The 34-year-old, left-handed-hitting Pena gives the Astros a legitimate designed hitter as Houston moves to the powerful American League West Division in 2013.
"This was my most attractive option," said Pena, who hit 19 home runs with 61 RBIs and 87 walks for the Rays last season. "It re-energizes me. It's a new beginning, they're a young team. We have a new staff. We have new colors in the uniforms. Everything is so fresh, so I wanted to be part of that. When the Astros expressed interest, I immediately lit up. The pursuit on both ends -- I thought it was persistent. We wanted to make something happen. It was attractive to me immediately.
"I'm here to provide my services to be the best I can be. Not only with the bat and glove, I want to make sure I'm also a good teammate and to contribute to having good chemistry in the clubhouse. I'm just one more Astro."
It's a fresh start for Pena as well as the Astros, who named Bo Porter as their manager in September. The Astros unveiled new uniforms and a new color scheme in the fall.
Last season, the Astros scored only 583 runs and smacked 146 home runs.
"This one's big," general manager Jeff Luhnow said. "We needed to get a bat in the lineup that we felt confident and comfortable that was going to produce runs. He's going to make the whole lineup better, lot deeper."
The Astros reached an agreement with Pena's agent Scott Boras on Friday night. Terms of the deal were not disclosed.
"It was a good match," Luhnow said. I think Scott saw it right away and Carlos saw it right away. I think Scott saw that this would be a good opportunity for Carlos. He would have an opportunity to play every day here."
Luhnow said the signing of Pena does not mean the Astros' interest in free agent Lance Berkman has waned.
"We need to do everything we can to improve this team," Luhnow said. "And if we get to the point where Lance is interested in playing and find if we can utilize him, which we obviously can, and he's healthy, then we will have a conversation. He's someone we will continue to communicate with.
"We needed to do this signing [with Pena] for the sake of the Houston Astros for next year. There's still some work to be done."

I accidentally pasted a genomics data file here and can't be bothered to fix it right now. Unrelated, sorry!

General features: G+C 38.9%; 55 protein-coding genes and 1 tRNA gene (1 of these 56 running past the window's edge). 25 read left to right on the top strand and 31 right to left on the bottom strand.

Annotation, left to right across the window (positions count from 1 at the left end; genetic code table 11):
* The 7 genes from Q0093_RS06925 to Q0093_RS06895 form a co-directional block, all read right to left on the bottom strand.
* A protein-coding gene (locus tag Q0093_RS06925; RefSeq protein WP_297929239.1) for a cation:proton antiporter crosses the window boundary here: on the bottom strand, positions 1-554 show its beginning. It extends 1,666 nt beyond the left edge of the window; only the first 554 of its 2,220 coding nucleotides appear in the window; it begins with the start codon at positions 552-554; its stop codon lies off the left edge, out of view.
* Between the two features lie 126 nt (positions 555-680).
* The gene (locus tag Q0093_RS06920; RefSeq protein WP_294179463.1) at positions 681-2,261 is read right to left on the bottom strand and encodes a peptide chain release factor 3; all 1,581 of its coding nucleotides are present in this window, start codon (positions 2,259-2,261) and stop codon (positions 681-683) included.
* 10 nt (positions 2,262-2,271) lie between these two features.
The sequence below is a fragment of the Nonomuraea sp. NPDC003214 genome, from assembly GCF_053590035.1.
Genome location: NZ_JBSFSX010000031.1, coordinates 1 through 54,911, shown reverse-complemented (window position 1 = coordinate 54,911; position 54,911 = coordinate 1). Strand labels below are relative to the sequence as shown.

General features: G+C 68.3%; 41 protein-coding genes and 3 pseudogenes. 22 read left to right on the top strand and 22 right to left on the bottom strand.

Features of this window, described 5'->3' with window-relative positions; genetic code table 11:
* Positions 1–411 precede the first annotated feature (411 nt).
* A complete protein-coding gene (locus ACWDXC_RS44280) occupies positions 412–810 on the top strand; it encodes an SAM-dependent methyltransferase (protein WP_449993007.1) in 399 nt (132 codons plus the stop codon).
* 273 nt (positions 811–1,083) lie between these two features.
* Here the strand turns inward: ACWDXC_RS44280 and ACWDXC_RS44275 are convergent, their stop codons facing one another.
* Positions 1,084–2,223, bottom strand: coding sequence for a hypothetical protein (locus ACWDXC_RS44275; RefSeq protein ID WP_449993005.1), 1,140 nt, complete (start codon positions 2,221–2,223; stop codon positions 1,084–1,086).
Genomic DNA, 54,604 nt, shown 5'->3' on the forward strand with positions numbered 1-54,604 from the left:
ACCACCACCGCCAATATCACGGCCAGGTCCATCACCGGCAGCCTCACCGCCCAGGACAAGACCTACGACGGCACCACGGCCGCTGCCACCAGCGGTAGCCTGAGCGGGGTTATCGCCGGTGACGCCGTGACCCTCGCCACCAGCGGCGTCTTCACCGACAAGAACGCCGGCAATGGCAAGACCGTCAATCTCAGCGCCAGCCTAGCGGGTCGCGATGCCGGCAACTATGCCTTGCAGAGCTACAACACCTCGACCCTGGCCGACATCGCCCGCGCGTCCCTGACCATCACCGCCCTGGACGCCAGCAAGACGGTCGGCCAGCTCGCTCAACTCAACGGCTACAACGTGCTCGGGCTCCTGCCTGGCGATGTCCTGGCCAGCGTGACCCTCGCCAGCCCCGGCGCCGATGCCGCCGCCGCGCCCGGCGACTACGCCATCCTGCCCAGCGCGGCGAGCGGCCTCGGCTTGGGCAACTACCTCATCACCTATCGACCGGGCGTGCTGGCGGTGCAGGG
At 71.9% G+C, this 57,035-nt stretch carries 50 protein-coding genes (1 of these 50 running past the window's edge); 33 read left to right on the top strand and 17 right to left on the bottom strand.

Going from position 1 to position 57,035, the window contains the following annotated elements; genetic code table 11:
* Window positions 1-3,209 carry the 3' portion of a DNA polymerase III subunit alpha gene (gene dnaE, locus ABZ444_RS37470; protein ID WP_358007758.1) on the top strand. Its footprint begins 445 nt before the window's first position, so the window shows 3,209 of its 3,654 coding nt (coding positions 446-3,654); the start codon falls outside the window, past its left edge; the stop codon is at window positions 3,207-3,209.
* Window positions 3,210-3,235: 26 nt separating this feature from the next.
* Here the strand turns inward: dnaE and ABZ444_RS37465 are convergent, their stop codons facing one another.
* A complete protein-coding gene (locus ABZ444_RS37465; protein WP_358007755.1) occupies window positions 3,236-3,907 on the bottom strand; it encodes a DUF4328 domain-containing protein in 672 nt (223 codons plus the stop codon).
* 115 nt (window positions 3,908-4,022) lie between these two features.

Luhnow spoke with Berkman last week and again briefly on Monday. Berkman and Luhnow mutually decided to wait until mid-January to see where both parties are at. Luhnow said he feels Berkman is still capable of playing the outfield as well as first base.
Houston is coming off 106- and 107-loss seasons -- the club's two worst records since beginning play in 1962 as the Colt .45s. A young team in a rebuilding process, the Astros are in dire need of hitting, and Pena appears to be a good addition.
Over the past six seasons, Pena has averaged 32 home runs, 91 RBIs and 94 walks. In 2007, he had career highs in home runs (46), RBIs (121), walks (103), slugging percentage (.627) and OPS (1.037) while earning American League Comeback Player of the Year honors for Tampa Bay.
Pena has logged 30 or more home runs and 100-plus RBIs three times.
"I have so many years ahead of me," Pena said. "I feel I have so much to give."
And not just at the plate. Pena's leadership will be welcomed on a team that has very few players remaining who started the 2010 season with the big club.
"He's a veteran guy who will be able to encourage and help guys like [second baseman] Jose Altuve, yet at the same time encourage and help guys like [starting pitcher] Bud Norris," Luhnow said. "That's the type of veteran we want in the clubhouse."
Pena wouldn't say what other teams he was considering, but he feels Houston is the best place for him despite joining a franchise that has lost 213 games over the past two seasons.
"It was inviting to me," Pena said. "I've had experiences on teams [Tampa Bay] where we were thought to be the worst in baseball. Then very quickly we were in the World Series."
Luhnow and Pena wouldn't rule out the possibility of him playing first base at times instead of Brett Wallace.
"[Pena] provides flexibility, because he's a left-handed batter who can play a good first base defensively," Luhnow said. "That gives you options.
"There's a lot of good right-handers in our division and in our league that we're going to be facing. I can see certain days having Wallace play third and Pena play first. That way you get two left-handed bats in the lineup."
"I can play first base every single day," Pena said. "I can play defense. I'm here to do what my skipper wants."
A veteran of the AL, in addition to Tampa Bay, Pena has played for Texas, Oakland, Detroit and Boston as well as the Chicago Cubs.
Houston's large Hispanic population is a good market for Pena, who is bilingual and bicultural. He answered some questions in Spanish during Monday's news conference.
Addressing a need for a designated hitter on Monday, Luhnow said the club's focus now is to add another arm in the bullpen to replace Wilton Lopez, and to consider adding another outfielder.
Richard Dean is a contributor to MLB.com. This story was not subject to the approval of Major League Baseball or its clubs.